Of course, the very idea of the US Government implementing this CFR-authored foreign policy is not only completely negligent to the American people and their interests, but it is also aptly ridiculous in the fiercely sovereign Korean context. The mere suggestion that their firmly indoctrinated populace would not only accept such measures, but also be complicit in them, is profoundly naive on the part of the CFR. With regards to foreign troops policing North Koreans and the armed reaction it most certainly would provoke, the CFR suggests substantially increasing it’s occupation forces to 460,000 troops, a number more than three times the amount of American troops in Iraq.
|The 2009 CFR document titled, "Preparing for Sudden Change in North Korea” suggests sending 115,000 to 460,000 foreign soldiers into a post-regime North Korea to maintain security. North Korea maintains a 1.2 million-person army with four million reserve soldiers, nuclear arms and ballistic missiles. Considering Korea’s long history of abuse under foreign occupation, it is totally unfeasible for the fiercely sovereign North Korean populace to comply with foreign troops ‘maintaining security’ within their borders.|
In the event of a failed succession, there are certainly less abrupt ways to diffuse conflict in a post-regime North Korea. In any case, the result of the current succession of Kim Jong Un into the reigns of leadership will be highly debated in the outside world. North Korea is the world’s only communist nation to uphold a system of hereditary succession, partially due to its history of extreme Confucianism, maintained in Korea for hundreds of years prior to the Korean War, which spilt the country.
During that historic period of male-centric Confucian repressiveness, extreme limitations on expression and women’s rights were enforced and the elder male authority figures within royal dynasties and individual families were never questioned. Respect towards the elderly remains a cornerstone of Korean culture, so it is certainly curious that a 27-year-old will usurp a phenomenal position of power in the hyper-traditional North Korea, while presiding over seasoned military generals and government officials.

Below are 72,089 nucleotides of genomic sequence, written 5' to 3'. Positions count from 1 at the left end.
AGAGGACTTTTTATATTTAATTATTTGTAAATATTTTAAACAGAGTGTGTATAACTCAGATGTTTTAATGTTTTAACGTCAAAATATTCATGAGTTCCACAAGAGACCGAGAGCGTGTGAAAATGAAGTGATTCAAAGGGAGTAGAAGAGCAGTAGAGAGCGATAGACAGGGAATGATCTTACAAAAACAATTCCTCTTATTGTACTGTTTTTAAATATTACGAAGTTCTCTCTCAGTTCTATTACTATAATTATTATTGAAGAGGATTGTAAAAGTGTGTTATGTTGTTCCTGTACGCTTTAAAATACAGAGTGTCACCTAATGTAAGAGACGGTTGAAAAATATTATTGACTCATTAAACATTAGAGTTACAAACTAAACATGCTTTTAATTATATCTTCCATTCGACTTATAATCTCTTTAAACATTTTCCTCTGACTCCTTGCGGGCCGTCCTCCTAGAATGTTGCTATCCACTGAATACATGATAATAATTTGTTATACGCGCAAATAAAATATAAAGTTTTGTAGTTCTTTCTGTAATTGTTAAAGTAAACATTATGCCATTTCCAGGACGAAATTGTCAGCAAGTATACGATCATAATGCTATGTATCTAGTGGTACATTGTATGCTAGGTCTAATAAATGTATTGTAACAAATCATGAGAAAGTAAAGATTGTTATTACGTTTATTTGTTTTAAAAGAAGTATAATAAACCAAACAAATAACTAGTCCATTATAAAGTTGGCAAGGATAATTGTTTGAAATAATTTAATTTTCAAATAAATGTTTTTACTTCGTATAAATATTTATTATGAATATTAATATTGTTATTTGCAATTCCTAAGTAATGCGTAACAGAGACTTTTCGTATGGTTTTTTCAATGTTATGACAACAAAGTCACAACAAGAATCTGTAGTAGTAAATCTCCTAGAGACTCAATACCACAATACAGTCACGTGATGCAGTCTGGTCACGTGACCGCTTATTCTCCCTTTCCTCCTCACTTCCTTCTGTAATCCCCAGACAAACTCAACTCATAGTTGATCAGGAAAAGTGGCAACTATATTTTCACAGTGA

As wild debates ensue over the future administration in Pyongyang, it is likely that Kim Jong Un will not be a reformer, even if he were, it would not be politically viable to introduce reforms in the early stages of his leadership. As similar propaganda biographies of the “Great Successor” begin to surface, it appears that the system in Pyongyang is not ideologically shifting focus.
If any drastic reforms were to be eventually made, they would loosely follow the Chinese model in the fields of manufacturing, as North Korea would be an attractive destination for the world’s next sweatshop hub, boasting Asia’s lowest wages. The Korean leadership will almost certainly maintain the airtight policy of intellectual isolation, staunchly blocking all access to the Internet and loathed foreign pop cultural trends, which have taken root in South Korea, in a bid to preserve traditional Korean ethics and morality.
While the people of North Korea may continue to view the deceased Kim’s as pious deities, their support for Jong Un is unanimous. While many question the direct experience of Kim Jong Un and his qualifications to lead, many fail to realize that he will be surrounded by hardened senior officials, which will most certainly become trusted political advisors, potentially leading to the strengthening of their political roles and influence. At this stage, stability in the succession is foreseeable, absent a direct threat to North Korea’s existence.
Many question the sincerity of mourners seen hysterically crying on the post-Stalinistic streets of North Korea. Once you have visited Pyongyang and experienced the sincere and intimate praise the masses bestow towards the idols of their leadership, there is little questioning how this country weathered famine, war and isolation. Over sixty years of isolation and social engineering have produced a system where the devotion to Kim il Sung and Korean Socialism is absolutely genuine and completely unwavering. There is no other country of its kind.